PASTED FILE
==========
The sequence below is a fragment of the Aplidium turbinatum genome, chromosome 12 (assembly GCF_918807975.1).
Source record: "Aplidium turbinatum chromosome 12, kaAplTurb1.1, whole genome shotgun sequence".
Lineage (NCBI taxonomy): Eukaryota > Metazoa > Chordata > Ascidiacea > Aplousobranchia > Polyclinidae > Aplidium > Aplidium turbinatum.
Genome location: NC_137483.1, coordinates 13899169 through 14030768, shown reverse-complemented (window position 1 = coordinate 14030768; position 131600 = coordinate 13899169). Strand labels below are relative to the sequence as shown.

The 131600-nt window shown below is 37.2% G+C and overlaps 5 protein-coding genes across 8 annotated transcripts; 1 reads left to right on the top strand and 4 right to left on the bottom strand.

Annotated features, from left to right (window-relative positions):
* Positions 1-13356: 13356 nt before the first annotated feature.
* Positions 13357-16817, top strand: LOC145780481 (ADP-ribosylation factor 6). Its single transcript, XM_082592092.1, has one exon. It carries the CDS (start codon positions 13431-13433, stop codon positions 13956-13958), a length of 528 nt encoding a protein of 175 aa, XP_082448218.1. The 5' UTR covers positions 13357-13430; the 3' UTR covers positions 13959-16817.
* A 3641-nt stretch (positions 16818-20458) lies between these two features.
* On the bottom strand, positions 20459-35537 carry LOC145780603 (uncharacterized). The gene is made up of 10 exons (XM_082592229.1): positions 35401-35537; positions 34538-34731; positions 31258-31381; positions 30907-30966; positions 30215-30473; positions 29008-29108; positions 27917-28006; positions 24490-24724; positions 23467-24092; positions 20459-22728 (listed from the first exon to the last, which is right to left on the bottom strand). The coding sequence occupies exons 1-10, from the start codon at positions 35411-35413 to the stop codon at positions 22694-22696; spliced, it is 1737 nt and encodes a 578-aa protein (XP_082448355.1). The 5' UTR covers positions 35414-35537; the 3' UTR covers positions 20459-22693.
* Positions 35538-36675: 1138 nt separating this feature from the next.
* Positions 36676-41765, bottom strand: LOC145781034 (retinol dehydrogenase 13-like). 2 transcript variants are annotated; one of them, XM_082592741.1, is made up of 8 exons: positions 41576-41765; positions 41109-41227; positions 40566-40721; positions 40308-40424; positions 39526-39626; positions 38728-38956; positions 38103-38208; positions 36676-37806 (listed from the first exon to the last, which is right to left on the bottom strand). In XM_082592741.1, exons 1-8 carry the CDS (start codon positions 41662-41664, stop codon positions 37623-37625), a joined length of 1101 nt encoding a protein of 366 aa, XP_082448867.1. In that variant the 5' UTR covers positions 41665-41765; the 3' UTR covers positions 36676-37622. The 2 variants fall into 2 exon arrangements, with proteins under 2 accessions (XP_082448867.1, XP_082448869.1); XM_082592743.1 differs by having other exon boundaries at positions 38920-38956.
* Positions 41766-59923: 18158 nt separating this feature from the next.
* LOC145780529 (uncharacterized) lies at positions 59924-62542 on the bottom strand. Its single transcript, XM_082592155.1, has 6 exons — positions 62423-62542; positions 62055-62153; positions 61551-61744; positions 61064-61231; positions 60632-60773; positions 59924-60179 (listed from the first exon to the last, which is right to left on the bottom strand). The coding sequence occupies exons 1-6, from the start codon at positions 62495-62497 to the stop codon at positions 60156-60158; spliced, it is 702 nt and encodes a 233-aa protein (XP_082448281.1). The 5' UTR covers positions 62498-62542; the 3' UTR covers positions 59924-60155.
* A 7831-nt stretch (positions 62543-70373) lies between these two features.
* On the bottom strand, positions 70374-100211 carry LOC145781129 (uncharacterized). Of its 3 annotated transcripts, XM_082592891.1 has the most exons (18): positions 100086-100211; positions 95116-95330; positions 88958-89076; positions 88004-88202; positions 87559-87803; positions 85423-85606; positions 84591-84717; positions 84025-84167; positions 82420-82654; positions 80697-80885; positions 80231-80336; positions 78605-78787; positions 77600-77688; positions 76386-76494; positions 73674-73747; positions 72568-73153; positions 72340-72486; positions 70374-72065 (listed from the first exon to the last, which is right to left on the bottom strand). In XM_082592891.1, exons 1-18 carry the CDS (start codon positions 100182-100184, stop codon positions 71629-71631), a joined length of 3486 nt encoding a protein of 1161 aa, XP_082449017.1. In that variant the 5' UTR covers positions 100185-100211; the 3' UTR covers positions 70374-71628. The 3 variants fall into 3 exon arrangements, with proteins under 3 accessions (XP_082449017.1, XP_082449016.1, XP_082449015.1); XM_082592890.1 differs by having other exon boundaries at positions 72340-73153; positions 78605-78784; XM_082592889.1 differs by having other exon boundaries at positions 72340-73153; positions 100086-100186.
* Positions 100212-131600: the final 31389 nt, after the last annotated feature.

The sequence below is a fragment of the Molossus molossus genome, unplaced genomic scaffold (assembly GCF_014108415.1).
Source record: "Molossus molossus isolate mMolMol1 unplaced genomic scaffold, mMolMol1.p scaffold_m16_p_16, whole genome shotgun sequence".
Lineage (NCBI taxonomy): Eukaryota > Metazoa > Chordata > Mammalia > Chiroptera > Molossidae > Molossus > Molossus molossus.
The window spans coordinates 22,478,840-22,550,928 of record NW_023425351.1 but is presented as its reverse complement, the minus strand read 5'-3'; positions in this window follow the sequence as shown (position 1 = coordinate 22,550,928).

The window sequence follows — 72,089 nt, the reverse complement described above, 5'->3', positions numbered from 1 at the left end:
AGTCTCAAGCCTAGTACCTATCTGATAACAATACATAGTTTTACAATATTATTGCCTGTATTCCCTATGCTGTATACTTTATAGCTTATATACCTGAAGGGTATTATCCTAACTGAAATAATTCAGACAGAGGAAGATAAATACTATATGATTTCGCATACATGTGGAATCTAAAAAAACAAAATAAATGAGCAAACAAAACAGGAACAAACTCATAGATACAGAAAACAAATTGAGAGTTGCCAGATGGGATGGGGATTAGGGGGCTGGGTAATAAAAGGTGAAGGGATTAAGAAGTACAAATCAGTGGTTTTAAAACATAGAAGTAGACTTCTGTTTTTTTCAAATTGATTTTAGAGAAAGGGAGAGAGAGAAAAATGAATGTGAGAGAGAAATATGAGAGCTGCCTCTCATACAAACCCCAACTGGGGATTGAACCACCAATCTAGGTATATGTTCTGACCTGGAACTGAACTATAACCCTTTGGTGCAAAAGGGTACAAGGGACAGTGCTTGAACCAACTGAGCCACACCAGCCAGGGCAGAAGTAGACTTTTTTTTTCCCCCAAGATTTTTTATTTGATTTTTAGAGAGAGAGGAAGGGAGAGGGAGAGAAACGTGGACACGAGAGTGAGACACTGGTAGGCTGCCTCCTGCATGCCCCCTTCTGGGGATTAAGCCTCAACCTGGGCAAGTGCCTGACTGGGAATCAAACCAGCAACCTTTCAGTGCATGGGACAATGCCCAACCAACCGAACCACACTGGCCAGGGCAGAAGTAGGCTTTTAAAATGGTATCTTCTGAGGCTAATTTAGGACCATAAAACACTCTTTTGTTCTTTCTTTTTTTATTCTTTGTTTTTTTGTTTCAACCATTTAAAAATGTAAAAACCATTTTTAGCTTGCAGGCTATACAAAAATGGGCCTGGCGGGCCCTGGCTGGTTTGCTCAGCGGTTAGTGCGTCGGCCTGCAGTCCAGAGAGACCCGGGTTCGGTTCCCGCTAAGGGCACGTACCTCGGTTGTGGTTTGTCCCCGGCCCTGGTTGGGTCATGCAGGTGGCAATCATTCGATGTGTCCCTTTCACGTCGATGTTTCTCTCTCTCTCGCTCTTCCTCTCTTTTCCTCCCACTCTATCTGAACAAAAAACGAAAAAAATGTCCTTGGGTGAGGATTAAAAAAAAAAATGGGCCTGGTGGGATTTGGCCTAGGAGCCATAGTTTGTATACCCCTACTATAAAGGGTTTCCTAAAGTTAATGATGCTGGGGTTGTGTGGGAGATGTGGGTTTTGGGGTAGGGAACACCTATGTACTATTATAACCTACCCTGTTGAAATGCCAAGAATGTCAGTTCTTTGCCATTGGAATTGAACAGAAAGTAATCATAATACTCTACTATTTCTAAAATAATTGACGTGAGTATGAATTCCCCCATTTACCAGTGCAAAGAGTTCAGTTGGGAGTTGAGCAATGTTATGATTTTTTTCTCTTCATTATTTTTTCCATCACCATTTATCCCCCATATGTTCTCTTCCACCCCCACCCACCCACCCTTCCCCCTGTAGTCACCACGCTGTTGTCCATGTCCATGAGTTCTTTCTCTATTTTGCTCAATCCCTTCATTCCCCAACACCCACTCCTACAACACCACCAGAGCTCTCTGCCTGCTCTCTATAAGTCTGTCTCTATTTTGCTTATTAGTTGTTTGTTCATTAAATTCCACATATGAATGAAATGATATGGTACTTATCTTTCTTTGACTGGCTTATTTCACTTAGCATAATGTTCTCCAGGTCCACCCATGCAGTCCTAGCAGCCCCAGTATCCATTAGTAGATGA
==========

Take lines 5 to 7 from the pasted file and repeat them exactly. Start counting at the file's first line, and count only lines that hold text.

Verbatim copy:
The 131600-nt window shown below is 37.2% G+C and overlaps 5 protein-coding genes across 8 annotated transcripts; 1 reads left to right on the top strand and 4 right to left on the bottom strand.

Annotated features, from left to right (window-relative positions):
* Positions 1-13356: 13356 nt before the first annotated feature.